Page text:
If you are fighting depression and anxiety, is there something in your life that you are using to escape? It is probably not working. Consider that you might not be addicted to drugs or alcohol or an actual substance, but instead you might be addicted to something else. A game on your phone? TV, like me? Know from my experience that the false idols (that’s right, they are idols, because you are valuing them more than you value God’s calling for your life) are never going to fulfill you, and they are never going to make your depression and anxiety go away.

What Does Work

It’s going to sound super cliche, but God is what works. And that probably seems like a cop-out. And it probably seems really un-relatable and impractical. But seriously, a relationship with Christ is the answer. I’m going to talk about these in more detail in the final portion of my blog mini series, but I’m going to highlight them quickly here.

The answer to my depression – the tools and armor and weapons that have worked to fight my symptoms – are TRUTH and GRACE.

Truth

The best answer that I’ve found in dealing with depression has been getting down to the root of what is giving me the symptoms. For example, about 2 years ago, a friend of mine really upset me. I was very angry about what had happened, but I didn’t want to damage the relationship. My counselor and I talked about what had happened, and it was revealed to me that the root of the issue was that I felt disrespected by what had gone on. The truth was that I was upset because I felt like that friend didn’t value me or my ability to make responsible, adult decisions and valued herself more than me. Another time, I was having feelings of anxiety, and I couldn’t figure out why, but everything seemed overwhelming and my heart was nonstop racing. I traced back my train of thought until I remembered that I had briefly remembered a very scary and difficult thing that Husband and I had gone through several years before. When I figured out the truth of why I was having my anxiety, I was able to take control of it.

Again, I’m going to dive into this more tomorrow, but the biggest thing that helps in the Truth category is Scripture. Scripture is truth, and replacing whatever anxious or hopeless thoughts I’m having with Scripture works amazingly well. I’ll outline my train of Scripture thought tomorrow.

Grace

One of the big problems with my depression is that I feel unworthy, ugly, useless, pointless, and just not enough. And the truth is that I am those things. I am not worthy of all the blessings I have. I am proud and arrogant and full of myself. I think of myself first to the detriment of others. I can be hateful and rude. I think nasty, selfish, jealous things about other people all the time. I am truly depraved. This is called sin. And we all do it. And we’re all unworthy.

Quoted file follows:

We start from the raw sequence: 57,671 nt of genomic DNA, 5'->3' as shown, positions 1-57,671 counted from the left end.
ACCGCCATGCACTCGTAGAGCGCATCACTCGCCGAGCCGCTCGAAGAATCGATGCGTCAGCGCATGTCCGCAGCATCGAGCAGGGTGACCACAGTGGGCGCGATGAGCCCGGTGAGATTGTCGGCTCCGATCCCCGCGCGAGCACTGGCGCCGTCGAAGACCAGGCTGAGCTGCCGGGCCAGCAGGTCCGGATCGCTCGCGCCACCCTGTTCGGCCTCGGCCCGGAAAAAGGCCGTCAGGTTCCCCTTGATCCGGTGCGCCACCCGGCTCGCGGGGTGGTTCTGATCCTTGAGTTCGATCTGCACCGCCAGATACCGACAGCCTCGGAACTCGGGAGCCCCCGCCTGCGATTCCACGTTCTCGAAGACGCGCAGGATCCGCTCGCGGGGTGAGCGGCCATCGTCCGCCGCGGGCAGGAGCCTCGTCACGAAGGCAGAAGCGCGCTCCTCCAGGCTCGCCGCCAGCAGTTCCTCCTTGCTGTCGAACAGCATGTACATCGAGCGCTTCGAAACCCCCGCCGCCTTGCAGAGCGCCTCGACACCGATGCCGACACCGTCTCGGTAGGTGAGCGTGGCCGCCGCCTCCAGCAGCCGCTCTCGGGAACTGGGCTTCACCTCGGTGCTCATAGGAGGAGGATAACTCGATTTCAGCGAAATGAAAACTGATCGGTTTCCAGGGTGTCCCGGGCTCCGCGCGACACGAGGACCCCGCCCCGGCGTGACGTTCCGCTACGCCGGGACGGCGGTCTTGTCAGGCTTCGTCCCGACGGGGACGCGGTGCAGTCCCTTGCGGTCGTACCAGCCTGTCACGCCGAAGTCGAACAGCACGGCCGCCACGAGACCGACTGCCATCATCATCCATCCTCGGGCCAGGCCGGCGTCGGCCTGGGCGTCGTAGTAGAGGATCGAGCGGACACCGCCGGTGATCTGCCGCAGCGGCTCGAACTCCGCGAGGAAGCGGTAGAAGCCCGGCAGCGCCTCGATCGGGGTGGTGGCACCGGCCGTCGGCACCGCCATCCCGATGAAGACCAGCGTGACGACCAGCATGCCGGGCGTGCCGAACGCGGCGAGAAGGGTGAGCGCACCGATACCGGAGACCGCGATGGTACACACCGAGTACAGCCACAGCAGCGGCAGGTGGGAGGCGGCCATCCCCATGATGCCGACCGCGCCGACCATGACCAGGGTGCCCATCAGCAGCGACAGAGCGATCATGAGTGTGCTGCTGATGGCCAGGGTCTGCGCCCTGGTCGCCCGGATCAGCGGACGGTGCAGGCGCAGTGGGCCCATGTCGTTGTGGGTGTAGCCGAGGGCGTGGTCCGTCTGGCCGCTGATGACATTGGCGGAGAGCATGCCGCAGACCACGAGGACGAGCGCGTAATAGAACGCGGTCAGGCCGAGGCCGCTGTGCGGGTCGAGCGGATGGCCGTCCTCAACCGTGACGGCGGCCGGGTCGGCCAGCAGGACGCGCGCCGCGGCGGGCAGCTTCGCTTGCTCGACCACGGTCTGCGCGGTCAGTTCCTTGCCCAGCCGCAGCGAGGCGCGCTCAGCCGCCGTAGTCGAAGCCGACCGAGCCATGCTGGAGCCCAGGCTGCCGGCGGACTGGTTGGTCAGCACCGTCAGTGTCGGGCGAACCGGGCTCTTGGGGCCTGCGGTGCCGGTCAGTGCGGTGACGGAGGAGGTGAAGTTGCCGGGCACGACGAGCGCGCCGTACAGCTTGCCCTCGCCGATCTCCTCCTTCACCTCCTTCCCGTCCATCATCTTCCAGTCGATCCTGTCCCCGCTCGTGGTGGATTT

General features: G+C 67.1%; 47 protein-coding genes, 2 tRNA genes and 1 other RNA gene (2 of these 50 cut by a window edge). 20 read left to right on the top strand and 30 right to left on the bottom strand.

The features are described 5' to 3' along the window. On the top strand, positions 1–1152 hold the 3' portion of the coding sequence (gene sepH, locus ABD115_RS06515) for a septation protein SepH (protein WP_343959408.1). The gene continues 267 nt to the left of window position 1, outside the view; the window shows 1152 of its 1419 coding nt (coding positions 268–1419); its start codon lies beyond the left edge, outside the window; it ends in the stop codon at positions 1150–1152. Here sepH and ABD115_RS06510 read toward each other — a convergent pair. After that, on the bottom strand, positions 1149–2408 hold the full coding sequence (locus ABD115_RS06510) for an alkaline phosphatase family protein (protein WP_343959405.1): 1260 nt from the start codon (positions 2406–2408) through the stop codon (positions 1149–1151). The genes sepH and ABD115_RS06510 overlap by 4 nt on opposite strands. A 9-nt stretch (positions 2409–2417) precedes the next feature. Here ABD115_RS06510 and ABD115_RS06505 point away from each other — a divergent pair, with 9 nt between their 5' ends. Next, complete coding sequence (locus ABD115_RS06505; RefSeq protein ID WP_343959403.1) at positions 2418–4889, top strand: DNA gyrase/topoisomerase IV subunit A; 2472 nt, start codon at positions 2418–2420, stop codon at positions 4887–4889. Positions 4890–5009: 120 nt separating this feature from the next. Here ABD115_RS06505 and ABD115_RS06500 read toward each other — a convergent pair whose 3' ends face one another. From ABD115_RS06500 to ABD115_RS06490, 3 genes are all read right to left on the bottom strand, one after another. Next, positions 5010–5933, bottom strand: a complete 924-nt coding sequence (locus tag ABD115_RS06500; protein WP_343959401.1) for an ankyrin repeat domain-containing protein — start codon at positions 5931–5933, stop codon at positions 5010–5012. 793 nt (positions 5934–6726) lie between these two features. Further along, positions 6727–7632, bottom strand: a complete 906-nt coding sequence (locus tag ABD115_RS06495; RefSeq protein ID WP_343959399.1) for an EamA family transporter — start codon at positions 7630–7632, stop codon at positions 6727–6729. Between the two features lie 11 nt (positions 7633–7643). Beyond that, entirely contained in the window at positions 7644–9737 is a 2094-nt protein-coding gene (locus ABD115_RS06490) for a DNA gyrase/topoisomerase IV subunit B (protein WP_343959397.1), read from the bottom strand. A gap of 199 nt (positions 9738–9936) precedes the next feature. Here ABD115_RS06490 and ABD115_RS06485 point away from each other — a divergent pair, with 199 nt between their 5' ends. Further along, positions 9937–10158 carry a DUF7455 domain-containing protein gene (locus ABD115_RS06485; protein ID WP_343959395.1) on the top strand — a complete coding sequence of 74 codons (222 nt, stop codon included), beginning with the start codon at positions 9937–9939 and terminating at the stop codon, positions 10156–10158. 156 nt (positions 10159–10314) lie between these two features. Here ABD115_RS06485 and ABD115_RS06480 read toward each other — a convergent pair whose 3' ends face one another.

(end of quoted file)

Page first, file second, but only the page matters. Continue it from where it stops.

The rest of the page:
A lot of times I hear people say, “Don’t feel unworthy. You are enough.” This always frustrated me. I would think, But the whole point is that I am NOT enough! So saying that doesn’t help! Then I realized the truth of grace (oh snap, that’s putting both my weapons together!). The truth is that I really am unworthy. But God is the King of Grace. He loves me anyway. He wants to be with me even though I can be so nasty and selfish and proud and sinful and depraved. So he found a way for justice to be served by sacrificing his perfect, sinless, totally worthy Son in my place. Grace is that I got the gift that Jesus actually deserved. So the truth is not that I am enough. The truth is that Christ is enough. And that’s what Grace is. Oh boy, how beautiful. How incredibly, wonderfully, terribly beautiful.

When the Holy Spirit helps me to pair the truth of Scripture – the reality of who I am and the beauty of who God sees when he looks at me (that’s Jesus, y’all! He sees me like I’m his perfect, spotless Son!) with the amazing Grace that I just don’t deserve, my emptiness is filled with hope. And that renews my mind.

“Do not be conformed any longer to the pattern of this world, but be transformed by the renewing of your mind. Then you will be able to test and approve what God’s will is – his good, pleasing, and perfect will.” Romans 12:2

I think we so often look at this verse and think about changing from being bad, sinful Christians to good, doing-the-right-thing Christians. But I think this verse is so much more than that! The pattern of this world is emptiness and self-service. When my mind is renewed in God’s truth and grace, I can see what God has for me – I can see his good, pleasing, and perfect will in my life. I can see the good in my depression. I can see that going through this has given me a unique opportunity to share the experience with others and help them find His solution, too. And if I have to go through fire and get really burned in order to help other burn victims, then so be it.

Glory be to God.